Easy*Life Ska Reviews

CD - 1998 Dill Records
review by megan

The liner notes for these ska/punk compilations explain that in creating the Dillinquents CDs (there are 2, green & red) Dill wanted "to have as much variety as possible". On the one hand this is pretty funny, because all the songs on the CDs are either ska-punk or punk. But within these two narrow styles, Dillinquents actually does achieve its goal of diversity, both for better and for worse.

The overall rule of thumb for both discs is that the punk tracks are better than average and the ska-punk tracks just average, or worse. There's also a greater range among the punk tracks, from the one-note, straight-ahead garage punk of Homeless Wonders ("Stephanie") to hip-hop influenced "Weed" from Crumar to the 50's girl group meets punk rock of The Donnas ("Lana & Stevie"). Of the ska tracks on the red disc Agent Twenty-Three's "Belly" isn't bad and Grimskunk's "Perestroiska" is serviceable too. But the only ska style track that I actually liked (besides the hidden track) was CFB's "Long", which interchanged an almost oi chorus with a dark upbeat.

On the other hand, there were enough decent punk tracks to recommend Dillinquents. On the red disc, the Missile Command track "Peeping Tom" was tight and a good example of the "less punk more rock" sound. Slab uses actual singing to good effect (and ends up sounding not unlike Bad Religion) in "Old Shoes", and Human Beans's "Sodomy" is just good old punk. But The Donnas blow everyone out of the water with the rock-n-rollin' "Lana & Stevie". Of course, most all the tracks would be better if 1/2 the bands didn't use the cheesy, cliched breakdown in the middle of their songs (are you listening Middlefinger, Rudiments and Suckapunch?)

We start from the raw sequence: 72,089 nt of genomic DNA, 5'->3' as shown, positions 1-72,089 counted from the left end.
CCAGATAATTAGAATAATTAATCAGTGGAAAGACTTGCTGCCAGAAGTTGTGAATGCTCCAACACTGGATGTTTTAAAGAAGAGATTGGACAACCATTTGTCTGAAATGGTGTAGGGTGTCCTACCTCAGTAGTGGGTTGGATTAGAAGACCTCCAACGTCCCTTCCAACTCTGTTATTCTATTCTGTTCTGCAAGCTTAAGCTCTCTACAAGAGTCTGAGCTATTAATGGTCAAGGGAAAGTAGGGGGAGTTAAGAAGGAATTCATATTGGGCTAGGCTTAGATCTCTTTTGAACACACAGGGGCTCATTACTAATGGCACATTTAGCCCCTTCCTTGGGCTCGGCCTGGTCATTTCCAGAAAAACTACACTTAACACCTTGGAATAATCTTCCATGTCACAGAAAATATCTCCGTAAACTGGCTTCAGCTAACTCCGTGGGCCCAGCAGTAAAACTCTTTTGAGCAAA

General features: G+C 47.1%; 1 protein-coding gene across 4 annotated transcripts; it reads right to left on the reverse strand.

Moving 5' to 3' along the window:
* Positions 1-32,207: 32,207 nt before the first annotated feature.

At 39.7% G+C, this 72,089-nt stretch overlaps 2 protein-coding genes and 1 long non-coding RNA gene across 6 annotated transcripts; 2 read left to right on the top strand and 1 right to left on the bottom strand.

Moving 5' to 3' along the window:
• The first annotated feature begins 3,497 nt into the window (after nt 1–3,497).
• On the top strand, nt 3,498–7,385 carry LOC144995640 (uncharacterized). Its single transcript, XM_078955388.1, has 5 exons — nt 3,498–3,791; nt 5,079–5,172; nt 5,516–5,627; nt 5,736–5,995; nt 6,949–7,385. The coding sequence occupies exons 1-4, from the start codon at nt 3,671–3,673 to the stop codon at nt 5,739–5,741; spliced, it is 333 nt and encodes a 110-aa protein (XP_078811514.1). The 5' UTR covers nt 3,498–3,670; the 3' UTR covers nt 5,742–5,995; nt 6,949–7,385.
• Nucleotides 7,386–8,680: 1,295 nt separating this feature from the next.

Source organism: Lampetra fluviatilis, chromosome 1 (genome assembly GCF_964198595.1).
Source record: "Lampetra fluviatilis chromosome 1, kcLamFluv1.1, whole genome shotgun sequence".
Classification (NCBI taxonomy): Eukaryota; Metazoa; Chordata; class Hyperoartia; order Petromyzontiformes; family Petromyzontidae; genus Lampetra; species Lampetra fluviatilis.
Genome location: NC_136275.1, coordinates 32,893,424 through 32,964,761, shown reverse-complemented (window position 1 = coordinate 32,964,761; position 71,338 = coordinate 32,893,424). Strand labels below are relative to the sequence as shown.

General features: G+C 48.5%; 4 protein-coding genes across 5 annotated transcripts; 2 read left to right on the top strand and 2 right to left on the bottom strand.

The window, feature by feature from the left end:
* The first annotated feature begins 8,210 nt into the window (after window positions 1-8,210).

Besides having some of the worst band and song names I've seen in a long time, not a few of which were named after childhood icons (Sam The Butcher, Gargamel, Boba Fett), the green disc isn't quite as interesting as the red. The Impossibles sing my favorite song, and do a good job sounding like the ska version of J. Church (that's a compliment), Slapstick turns in a nice punk tune (sort of a cross between Fifteen and Blink 182) and Skeptic Tank's "I Hate the World" may have been a piece of fluff, but it was still good. After that the songs begin to blend into one another, and once again the hidden track is one of the best songs on the CD.

From the good to the bad - Four's "Are We Friends" is ska-punk at its most unlistenable, with awful, whiny vocals and a progression you've heard a million times before. The Boro City Rollers' "Piss Warm Chongo" is as awful as the name suggests, and the best that can be said for Slow Gherkin's "Bad Driver" is that it's only 42 seconds long.

What it comes down to is buy Dillinquents for the punk - avoid it for the ska. And if you can only get one disc, your best bet is Dillinquents Red for better variety and better quality.

CD - 1997 Simmerdown Productions
review by megan